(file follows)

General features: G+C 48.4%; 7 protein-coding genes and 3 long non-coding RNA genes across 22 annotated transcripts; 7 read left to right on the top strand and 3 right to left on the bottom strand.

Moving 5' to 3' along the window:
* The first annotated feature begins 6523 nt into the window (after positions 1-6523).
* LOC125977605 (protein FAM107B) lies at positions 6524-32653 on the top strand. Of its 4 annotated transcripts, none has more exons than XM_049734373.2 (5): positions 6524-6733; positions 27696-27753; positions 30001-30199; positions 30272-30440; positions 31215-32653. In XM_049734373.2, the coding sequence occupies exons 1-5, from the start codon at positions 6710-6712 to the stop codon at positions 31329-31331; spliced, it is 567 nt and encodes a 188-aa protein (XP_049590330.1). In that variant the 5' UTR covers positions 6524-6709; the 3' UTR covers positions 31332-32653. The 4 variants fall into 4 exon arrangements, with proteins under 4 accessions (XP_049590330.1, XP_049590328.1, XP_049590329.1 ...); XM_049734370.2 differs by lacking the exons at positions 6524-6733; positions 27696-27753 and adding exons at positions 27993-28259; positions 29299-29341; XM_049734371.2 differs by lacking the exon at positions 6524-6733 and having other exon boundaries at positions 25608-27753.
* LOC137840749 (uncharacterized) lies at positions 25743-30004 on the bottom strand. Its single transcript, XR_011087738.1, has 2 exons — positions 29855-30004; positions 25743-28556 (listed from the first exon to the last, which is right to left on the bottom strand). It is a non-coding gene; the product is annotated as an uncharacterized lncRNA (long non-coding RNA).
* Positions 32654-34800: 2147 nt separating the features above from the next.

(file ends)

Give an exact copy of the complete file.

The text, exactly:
General features: G+C 48.4%; 7 protein-coding genes and 3 long non-coding RNA genes across 22 annotated transcripts; 7 read left to right on the top strand and 3 right to left on the bottom strand.

Moving 5' to 3' along the window:
* The first annotated feature begins 6523 nt into the window (after positions 1-6523).
* LOC125977605 (protein FAM107B) lies at positions 6524-32653 on the top strand. Of its 4 annotated transcripts, none has more exons than XM_049734373.2 (5): positions 6524-6733; positions 27696-27753; positions 30001-30199; positions 30272-30440; positions 31215-32653. In XM_049734373.2, the coding sequence occupies exons 1-5, from the start codon at positions 6710-6712 to the stop codon at positions 31329-31331; spliced, it is 567 nt and encodes a 188-aa protein (XP_049590330.1). In that variant the 5' UTR covers positions 6524-6709; the 3' UTR covers positions 31332-32653. The 4 variants fall into 4 exon arrangements, with proteins under 4 accessions (XP_049590330.1, XP_049590328.1, XP_049590329.1 ...); XM_049734370.2 differs by lacking the exons at positions 6524-6733; positions 27696-27753 and adding exons at positions 27993-28259; positions 29299-29341; XM_049734371.2 differs by lacking the exon at positions 6524-6733 and having other exon boundaries at positions 25608-27753.
* LOC137840749 (uncharacterized) lies at positions 25743-30004 on the bottom strand. Its single transcript, XR_011087738.1, has 2 exons — positions 29855-30004; positions 25743-28556 (listed from the first exon to the last, which is right to left on the bottom strand). It is a non-coding gene; the product is annotated as an uncharacterized lncRNA (long non-coding RNA).
* Positions 32654-34800: 2147 nt separating the features above from the next.